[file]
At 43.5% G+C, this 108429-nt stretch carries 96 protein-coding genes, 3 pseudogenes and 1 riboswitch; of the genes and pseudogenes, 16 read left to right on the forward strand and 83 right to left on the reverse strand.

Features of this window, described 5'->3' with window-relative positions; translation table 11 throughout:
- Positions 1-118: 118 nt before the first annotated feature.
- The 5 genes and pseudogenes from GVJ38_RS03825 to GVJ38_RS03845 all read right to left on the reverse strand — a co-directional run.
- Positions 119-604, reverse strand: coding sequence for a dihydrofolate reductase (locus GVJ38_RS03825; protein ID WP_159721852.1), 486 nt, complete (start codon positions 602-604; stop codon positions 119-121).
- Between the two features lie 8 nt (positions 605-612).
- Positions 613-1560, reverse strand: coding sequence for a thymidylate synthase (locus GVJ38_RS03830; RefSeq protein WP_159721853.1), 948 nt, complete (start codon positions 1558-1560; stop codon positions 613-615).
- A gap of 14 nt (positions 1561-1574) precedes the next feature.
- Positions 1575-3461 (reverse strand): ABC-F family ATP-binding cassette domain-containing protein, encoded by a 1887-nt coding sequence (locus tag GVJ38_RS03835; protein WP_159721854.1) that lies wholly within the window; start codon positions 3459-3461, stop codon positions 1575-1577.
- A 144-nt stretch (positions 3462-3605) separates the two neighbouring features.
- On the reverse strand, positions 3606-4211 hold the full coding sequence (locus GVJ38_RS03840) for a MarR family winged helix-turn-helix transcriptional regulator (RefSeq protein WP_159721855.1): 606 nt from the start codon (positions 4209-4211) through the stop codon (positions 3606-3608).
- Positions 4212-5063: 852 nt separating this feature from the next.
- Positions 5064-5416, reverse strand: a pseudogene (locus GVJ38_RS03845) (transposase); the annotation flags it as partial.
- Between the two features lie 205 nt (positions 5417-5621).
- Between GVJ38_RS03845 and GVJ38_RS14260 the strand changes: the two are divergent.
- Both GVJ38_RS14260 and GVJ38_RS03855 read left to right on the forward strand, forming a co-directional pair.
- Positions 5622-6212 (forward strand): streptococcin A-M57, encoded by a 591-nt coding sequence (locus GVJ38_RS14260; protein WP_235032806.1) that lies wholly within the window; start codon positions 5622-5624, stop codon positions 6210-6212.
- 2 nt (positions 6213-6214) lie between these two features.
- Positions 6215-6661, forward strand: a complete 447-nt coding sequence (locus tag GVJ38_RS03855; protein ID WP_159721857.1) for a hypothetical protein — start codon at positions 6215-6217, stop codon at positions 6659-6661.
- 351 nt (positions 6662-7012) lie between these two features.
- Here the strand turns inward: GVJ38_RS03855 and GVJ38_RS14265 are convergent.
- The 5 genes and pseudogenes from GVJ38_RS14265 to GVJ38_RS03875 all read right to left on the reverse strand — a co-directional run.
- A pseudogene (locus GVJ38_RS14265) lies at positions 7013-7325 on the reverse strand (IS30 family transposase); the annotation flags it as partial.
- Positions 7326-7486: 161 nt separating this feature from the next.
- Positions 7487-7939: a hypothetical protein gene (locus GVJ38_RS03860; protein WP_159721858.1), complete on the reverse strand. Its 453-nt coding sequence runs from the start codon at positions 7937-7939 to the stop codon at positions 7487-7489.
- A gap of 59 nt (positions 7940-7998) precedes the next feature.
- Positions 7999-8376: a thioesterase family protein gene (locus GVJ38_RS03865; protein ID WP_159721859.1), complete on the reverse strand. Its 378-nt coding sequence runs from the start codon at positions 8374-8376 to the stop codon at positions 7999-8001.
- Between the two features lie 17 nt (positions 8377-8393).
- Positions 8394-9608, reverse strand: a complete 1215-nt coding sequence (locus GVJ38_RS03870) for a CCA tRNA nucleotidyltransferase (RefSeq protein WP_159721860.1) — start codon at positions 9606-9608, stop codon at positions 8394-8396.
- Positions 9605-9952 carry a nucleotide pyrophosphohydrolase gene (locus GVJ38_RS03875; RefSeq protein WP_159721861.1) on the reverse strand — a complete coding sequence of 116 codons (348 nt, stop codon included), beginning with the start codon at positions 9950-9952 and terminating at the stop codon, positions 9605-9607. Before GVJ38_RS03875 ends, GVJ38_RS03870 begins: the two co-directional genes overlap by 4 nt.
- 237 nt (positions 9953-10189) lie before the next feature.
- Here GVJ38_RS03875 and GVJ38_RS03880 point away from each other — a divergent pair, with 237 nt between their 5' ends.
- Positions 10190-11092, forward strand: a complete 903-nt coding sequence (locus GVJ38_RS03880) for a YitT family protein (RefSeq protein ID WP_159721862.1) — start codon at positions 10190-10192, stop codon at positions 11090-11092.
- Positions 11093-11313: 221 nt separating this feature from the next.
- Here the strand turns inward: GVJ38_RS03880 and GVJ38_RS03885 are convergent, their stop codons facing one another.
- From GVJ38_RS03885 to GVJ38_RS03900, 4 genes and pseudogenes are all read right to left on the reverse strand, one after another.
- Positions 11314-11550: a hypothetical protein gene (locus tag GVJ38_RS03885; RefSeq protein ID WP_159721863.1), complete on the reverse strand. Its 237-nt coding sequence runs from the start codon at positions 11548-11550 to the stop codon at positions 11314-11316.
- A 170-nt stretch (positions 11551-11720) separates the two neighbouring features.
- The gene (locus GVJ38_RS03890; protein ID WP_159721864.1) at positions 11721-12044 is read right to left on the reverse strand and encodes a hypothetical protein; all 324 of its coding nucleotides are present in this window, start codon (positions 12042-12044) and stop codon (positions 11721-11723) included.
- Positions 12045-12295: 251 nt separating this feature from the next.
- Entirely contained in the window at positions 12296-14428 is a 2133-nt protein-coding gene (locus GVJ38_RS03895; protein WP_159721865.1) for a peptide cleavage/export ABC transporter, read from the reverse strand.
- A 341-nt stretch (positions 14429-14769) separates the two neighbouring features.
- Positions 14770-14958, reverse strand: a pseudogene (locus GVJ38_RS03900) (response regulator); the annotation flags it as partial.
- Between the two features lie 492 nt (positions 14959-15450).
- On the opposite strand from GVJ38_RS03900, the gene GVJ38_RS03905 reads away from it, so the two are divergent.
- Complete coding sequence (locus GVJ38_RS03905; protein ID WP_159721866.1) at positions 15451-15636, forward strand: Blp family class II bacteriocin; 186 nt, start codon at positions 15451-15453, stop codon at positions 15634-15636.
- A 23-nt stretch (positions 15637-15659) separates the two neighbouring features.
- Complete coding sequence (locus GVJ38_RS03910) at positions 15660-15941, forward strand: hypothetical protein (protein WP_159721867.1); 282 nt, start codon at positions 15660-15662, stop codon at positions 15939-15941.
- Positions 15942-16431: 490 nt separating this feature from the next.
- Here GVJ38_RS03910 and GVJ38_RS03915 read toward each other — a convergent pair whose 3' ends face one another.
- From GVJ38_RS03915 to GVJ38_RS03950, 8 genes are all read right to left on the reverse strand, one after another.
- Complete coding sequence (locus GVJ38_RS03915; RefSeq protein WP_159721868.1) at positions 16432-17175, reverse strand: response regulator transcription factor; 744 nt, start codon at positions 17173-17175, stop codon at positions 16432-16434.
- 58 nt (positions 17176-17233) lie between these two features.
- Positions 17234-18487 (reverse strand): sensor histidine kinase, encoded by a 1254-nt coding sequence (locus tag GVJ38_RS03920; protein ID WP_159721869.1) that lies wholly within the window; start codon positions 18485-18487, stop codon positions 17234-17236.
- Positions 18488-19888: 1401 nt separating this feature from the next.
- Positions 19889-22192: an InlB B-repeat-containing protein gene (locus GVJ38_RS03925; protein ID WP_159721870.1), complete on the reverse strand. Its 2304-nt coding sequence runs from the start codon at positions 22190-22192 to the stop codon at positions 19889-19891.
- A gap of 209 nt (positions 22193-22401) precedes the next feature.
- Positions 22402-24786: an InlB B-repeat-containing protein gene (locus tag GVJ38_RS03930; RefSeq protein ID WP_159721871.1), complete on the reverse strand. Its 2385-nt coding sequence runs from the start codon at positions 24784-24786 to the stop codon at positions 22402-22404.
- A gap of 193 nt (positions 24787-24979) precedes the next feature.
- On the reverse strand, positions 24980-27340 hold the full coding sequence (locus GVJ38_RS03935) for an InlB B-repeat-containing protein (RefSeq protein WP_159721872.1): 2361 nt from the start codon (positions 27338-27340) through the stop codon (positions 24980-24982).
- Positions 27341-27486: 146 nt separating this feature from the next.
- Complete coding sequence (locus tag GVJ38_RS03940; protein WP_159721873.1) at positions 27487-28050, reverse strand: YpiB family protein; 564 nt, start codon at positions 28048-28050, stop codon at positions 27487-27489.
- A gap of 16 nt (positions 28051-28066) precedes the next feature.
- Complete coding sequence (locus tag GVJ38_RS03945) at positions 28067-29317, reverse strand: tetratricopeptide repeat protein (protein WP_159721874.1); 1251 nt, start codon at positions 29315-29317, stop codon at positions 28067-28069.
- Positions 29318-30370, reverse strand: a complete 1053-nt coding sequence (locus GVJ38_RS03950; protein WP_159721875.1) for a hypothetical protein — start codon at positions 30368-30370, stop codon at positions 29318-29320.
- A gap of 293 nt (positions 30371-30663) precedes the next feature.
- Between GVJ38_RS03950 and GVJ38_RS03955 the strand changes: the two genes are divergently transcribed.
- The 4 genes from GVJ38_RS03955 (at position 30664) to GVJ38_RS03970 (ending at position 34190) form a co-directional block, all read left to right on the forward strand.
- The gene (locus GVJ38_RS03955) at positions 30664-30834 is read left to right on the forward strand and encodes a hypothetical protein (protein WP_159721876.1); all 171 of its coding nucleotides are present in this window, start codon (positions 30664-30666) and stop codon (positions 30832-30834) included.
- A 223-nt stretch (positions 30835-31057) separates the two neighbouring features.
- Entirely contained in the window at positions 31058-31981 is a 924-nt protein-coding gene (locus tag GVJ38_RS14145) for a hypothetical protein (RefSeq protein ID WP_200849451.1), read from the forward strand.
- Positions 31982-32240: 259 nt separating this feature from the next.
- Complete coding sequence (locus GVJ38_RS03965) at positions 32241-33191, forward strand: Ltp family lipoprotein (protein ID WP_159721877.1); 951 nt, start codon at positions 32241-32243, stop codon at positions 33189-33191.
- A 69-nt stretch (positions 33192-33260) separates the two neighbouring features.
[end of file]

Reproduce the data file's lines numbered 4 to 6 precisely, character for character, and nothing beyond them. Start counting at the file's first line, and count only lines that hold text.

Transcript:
- The 5 genes and pseudogenes from GVJ38_RS03825 to GVJ38_RS03845 all read right to left on the reverse strand — a co-directional run.
- Positions 119-604, reverse strand: coding sequence for a dihydrofolate reductase (locus GVJ38_RS03825; protein ID WP_159721852.1), 486 nt, complete (start codon positions 602-604; stop codon positions 119-121).
- Between the two features lie 8 nt (positions 605-612).